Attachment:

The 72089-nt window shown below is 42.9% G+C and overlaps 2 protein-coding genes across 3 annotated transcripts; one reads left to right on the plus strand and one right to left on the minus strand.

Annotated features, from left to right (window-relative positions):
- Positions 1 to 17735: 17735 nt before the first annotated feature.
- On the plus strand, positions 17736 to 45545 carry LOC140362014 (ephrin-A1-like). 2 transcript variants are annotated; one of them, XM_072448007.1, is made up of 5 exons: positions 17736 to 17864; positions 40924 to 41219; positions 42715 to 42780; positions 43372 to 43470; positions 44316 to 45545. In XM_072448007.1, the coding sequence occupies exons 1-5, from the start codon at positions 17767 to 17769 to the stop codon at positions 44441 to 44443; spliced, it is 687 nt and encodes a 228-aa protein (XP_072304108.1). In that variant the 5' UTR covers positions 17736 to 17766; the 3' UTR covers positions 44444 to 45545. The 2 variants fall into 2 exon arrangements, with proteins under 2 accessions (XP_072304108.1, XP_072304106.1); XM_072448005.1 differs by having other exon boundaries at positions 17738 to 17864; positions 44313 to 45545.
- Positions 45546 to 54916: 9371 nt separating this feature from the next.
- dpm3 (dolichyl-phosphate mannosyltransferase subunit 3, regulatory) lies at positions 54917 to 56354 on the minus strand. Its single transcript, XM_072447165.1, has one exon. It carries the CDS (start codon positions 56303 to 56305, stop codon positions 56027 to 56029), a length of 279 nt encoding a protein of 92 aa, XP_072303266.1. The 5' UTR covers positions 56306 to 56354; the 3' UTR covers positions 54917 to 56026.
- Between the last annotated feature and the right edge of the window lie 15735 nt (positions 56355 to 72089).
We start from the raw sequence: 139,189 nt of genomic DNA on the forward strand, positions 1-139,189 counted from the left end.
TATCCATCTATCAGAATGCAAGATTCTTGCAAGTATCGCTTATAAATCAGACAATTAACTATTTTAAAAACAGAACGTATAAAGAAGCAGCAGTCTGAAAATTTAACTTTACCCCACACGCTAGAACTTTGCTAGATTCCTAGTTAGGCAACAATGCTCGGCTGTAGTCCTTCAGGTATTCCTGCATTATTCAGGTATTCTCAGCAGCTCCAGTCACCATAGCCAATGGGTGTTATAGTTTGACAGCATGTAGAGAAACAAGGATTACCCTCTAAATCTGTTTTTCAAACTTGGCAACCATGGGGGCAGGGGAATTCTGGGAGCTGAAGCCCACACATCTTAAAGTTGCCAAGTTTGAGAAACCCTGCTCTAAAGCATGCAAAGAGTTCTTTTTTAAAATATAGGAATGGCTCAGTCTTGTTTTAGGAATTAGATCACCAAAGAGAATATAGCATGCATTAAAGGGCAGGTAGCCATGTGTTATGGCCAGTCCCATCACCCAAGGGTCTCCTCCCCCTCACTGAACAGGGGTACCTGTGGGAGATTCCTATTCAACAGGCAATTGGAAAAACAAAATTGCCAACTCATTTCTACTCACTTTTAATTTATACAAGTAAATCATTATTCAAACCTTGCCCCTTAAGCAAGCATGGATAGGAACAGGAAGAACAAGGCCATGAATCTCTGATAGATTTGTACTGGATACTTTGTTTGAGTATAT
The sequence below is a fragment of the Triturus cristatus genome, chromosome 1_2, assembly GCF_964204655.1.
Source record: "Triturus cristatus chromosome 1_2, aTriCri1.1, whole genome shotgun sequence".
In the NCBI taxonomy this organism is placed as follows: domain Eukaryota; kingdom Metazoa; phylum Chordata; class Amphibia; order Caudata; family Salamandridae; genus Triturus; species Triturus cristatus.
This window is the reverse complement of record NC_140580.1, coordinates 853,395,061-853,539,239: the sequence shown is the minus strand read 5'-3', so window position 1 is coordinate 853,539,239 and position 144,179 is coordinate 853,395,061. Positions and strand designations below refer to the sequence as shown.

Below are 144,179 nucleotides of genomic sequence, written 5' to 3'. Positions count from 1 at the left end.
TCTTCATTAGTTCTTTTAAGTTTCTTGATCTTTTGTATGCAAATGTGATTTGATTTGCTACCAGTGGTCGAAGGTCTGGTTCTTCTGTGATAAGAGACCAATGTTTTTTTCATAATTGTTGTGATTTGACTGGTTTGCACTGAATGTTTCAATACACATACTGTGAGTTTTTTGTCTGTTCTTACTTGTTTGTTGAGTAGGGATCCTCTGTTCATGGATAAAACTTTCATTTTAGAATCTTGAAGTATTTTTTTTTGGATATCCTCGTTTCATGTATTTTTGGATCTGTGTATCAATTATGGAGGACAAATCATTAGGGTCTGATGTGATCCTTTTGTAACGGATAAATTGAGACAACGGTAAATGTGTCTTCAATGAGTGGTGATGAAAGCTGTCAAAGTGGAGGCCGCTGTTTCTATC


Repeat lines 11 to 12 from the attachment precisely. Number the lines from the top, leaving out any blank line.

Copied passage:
Source record: "Triturus cristatus chromosome 1_2, aTriCri1.1, whole genome shotgun sequence".
In the NCBI taxonomy this organism is placed as follows: domain Eukaryota; kingdom Metazoa; phylum Chordata; class Amphibia; order Caudata; family Salamandridae; genus Triturus; species Triturus cristatus.